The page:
Prevent trouble by maintaining the mindset that rules are established for everyone, and no one is exempt. With defiant kids, it’s often hard to set limits and give consequences, because they react so strongly and try to wear you down by negotiating, screaming, or refusing to comply. As a result, some parents will give up and stop trying, which will cause the other kids to say, “That’s not fair! Why doesn’t Michael get his phone taken away when he stays out past curfew?” Just remember, the limits should be the same for everyone. You may find that you’re spending more time responding to and enforcing limits with that acting out or ODD kid, especially at first. But rules are for everyone and no one is exempt. Make it real simple on yourself.
The reason for doing this is simple: If you give your defiant child exemptions to the rules and consequences, you will perpetuate the myth that they are entitled and that they are unique and above the law—and that’s exactly what criminals believe. Don’t stop setting those limits and holding them accountable. It’s very, very important to let your child know that rules and boundaries pertain to everyone. (Read our article on Fail proof Consequences to learn more about putting effective limits on defiant kids.)
Another reason to stay the course with your acting-out child? If your other kids see she’s getting away with breaking all the rules, sometimes they will start copying. Here’s the bottom line: There should never be motivation for a sibling to copy another sibling’s bad behavior. Period. If there is motivation, then you really need to take a good look at that and figure out why.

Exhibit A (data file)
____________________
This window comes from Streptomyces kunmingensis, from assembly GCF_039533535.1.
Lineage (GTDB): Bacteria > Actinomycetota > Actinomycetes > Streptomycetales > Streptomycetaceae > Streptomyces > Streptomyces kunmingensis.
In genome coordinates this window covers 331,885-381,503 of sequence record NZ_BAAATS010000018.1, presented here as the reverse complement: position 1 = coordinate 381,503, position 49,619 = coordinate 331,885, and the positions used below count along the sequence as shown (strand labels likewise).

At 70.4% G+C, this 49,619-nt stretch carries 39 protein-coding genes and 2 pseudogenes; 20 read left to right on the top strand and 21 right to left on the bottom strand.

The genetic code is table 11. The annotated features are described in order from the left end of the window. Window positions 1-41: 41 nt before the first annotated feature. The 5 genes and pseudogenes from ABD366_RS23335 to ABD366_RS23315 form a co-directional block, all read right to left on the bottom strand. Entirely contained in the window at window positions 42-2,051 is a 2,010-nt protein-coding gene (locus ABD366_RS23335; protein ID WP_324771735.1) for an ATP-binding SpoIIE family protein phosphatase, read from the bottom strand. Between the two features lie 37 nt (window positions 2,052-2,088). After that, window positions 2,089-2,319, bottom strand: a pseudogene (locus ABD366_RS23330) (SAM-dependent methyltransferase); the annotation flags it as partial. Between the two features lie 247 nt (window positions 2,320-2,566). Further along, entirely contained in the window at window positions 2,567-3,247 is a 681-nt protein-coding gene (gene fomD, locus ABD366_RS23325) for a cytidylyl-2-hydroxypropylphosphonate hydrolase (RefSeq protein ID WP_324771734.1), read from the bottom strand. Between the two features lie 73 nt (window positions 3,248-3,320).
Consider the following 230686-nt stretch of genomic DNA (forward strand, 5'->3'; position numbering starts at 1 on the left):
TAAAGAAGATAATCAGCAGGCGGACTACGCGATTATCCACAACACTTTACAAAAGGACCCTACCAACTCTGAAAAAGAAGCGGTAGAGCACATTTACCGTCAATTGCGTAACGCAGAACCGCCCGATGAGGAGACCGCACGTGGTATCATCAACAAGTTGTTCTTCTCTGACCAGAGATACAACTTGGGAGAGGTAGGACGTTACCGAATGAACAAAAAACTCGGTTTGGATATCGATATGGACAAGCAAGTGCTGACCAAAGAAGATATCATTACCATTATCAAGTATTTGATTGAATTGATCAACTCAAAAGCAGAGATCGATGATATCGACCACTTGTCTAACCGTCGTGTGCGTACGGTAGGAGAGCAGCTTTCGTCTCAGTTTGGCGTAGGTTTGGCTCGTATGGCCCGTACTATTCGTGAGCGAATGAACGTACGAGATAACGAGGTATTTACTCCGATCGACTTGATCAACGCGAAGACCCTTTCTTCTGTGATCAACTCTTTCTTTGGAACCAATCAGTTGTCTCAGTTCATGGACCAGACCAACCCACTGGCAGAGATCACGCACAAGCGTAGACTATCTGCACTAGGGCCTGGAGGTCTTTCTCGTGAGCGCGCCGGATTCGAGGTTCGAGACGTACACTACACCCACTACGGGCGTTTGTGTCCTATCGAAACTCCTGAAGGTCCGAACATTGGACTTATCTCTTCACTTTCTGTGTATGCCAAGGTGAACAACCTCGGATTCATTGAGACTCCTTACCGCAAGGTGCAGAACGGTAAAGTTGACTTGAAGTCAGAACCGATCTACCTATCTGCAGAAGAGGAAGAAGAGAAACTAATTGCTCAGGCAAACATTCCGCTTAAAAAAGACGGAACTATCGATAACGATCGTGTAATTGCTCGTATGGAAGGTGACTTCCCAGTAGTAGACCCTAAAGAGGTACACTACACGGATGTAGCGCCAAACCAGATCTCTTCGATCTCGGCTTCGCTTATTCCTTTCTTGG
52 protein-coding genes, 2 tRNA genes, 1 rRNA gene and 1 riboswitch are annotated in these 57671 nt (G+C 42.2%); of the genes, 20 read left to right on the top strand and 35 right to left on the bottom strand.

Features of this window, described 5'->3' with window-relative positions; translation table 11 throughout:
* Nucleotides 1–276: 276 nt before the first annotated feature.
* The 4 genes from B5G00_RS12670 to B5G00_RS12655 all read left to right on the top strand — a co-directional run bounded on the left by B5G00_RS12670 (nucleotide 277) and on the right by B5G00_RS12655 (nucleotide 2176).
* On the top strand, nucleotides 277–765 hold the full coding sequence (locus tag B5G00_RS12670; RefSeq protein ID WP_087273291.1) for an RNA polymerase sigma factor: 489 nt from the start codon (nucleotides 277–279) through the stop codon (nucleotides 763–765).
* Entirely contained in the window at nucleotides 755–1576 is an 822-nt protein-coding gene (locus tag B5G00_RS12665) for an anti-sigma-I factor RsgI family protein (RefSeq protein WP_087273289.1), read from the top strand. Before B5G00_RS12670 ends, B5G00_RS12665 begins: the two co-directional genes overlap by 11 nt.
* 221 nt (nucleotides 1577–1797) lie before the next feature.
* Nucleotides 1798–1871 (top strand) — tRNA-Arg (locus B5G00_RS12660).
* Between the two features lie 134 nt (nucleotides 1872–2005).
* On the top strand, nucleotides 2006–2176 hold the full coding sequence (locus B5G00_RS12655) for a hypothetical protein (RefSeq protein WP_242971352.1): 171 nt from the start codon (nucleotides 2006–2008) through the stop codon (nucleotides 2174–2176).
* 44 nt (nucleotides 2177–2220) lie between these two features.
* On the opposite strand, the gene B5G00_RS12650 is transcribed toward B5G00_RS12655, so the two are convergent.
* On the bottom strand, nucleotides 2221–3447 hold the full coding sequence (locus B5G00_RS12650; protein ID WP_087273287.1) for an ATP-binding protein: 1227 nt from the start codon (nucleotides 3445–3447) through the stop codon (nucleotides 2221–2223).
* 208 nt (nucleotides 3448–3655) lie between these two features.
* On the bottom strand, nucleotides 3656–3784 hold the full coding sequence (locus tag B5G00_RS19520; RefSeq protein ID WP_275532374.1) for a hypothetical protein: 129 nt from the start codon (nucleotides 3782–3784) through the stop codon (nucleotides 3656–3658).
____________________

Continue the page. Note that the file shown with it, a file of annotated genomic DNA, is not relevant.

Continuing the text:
Here’s an example: Let’s say there’s a thief in your town that robs a bank, gets caught and goes to jail. Others hear about it and say, “I’m not going to try that.” They know if they get caught, they’re going to go to jail. Now let’s say the bank robber got away with it. The police caught him, but they let him off and said, “We don’t know where you hid the money so we give up.” Some people might be tempted to go rob the same bank if it was that easy, right? There’s no consequence and he got away with all that money. The same goes for your kids. So there should be no motivation for any sibling to want to copy bad behavior.
If you’re doing your job as a parent and your child is given a consequence, your other kids look at that and say, “Every time my brother misbehaves he loses all his privileges to the electronics in the house. I don’t want that to happen to me.”
When giving your child a consequence, be swift, consistent, and use as few words as possible. One of the things that we try to tell parents is “Do less talk and do more action.” We use the police as an example: If you get pulled over for speeding, how many words does he say to you? Usually three: “License and registration.”